A person can sue for negligence in a car accident. In fact, most car accident lawsuits filed are due to a driver’s carelessness or negligence, because intentional acts are not involved. Auto accidents are rarely intentional because few people really intend to get into one.
Negligence is defined as the failure to use ordinary care. In the case of an auto accident, negligence means that a driver failed to exercise the care toward others which a reasonable person would do in the circumstances, or took action that a reasonable person would not under the circumstances. Negligence may also stem from an omission or failure to act.
Some of the most common causes of auto accidents linked to negligence are the following:
- Driving while distracted due to texting while driving or using a cell phone
- Eating or drinking while driving
- Drowsy driving
- Excessive speeding, running red lights or stop signs, or failing to obey other traffic laws
- Failure to properly maintain the vehicle
- Sudden stops, swerving, or other failures to maintain control of the vehicle
Another type of negligence is gross negligence. Gross negligence may be defined as the failure to exercise even slight care or diligence and that leads to personal injury or property damage. In other words, the defendant was not just careless, but reckless. As a general rule, punitive damages may be awarded if the defendant found to be grossly negligent.
In New York, the bar for allowing an injured person to recover punitive damages is extremely high and depends on the specifics of the particular case. Punitive damages are generally only awarded when the defendant’s conduct is found to be particularly malicious or willful.
In a 2007 landmark case, New York’s Court of Appeals observed:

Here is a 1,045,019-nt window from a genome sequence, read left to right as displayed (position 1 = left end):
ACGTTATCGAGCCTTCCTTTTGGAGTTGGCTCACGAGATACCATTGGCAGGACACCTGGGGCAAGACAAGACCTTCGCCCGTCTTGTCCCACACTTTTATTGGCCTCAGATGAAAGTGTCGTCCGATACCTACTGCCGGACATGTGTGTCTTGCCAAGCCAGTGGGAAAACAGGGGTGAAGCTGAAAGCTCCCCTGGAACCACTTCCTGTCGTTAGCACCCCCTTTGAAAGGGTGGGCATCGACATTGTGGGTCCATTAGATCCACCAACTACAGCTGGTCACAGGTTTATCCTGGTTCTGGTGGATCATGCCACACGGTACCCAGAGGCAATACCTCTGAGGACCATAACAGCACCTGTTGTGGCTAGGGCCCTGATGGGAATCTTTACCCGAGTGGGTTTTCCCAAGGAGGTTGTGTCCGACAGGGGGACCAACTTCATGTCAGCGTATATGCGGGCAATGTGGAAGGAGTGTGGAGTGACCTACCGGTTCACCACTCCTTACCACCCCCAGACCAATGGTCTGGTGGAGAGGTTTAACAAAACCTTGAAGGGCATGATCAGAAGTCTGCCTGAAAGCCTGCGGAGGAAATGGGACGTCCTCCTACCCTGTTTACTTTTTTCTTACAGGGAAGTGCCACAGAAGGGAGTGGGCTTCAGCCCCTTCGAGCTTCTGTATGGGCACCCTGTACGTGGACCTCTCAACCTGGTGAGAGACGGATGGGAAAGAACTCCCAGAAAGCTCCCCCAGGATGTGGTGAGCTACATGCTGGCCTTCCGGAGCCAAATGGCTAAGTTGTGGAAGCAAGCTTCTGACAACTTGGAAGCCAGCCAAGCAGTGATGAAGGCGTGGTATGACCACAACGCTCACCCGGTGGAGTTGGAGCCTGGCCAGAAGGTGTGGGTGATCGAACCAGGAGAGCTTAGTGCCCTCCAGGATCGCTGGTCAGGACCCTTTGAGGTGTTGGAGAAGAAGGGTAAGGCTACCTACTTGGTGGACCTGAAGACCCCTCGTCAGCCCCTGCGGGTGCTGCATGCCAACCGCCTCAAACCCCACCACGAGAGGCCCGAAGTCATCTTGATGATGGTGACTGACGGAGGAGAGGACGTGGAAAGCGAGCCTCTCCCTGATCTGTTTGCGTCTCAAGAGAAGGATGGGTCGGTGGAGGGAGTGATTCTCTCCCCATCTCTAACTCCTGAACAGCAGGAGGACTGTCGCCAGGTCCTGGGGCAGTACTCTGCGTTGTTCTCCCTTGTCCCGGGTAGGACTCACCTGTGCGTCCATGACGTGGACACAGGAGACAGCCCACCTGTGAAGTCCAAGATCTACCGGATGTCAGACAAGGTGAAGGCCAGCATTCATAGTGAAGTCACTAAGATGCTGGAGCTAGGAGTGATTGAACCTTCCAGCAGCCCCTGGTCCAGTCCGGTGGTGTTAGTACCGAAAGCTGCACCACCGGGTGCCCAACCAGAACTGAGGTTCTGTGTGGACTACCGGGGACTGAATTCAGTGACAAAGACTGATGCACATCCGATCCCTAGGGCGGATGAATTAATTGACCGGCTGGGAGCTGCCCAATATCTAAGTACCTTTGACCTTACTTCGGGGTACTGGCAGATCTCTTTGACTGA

“Punitive damages are permitted when the defendant’s wrongdoing is not simply intentional but evince[s] a high degree of moral turpitude and demonstrate[s] such wanton dishonesty as to imply a criminal indifference to civil obligations”. (Ross v Louise Wise Serv., Inc., 8 NY3d 478, quoting Walker v Sheldon, 10 NY2d 401.)
Proving negligence in an auto accident is the bottom line. New York is one of 13 states that recognizes pure comparative fault. The comparative negligence statute (New York Civil Practice Law and Rules §§1411, et seq.) states that when both the plaintiff and the defendant were negligent to some degree, the court must determine each party’s percentage of fault and award damages “in proportion to the attributable conduct.”
Car accident lawsuits are typically filed for personal injuries and property damage.
If a person was involved in a car accident caused by another person’s carelessness or negligence, he or she has the right to be compensated for any personal injuries and property damage. In most car accident claims, these monetary damages usually cover such costs as medical expenses, lost wages and mechanic repair fees.
Hiring a personal injury lawyer is recommended prior to filing a car accident claim. People who work with a lawyer increase their chances of receiving fair compensation.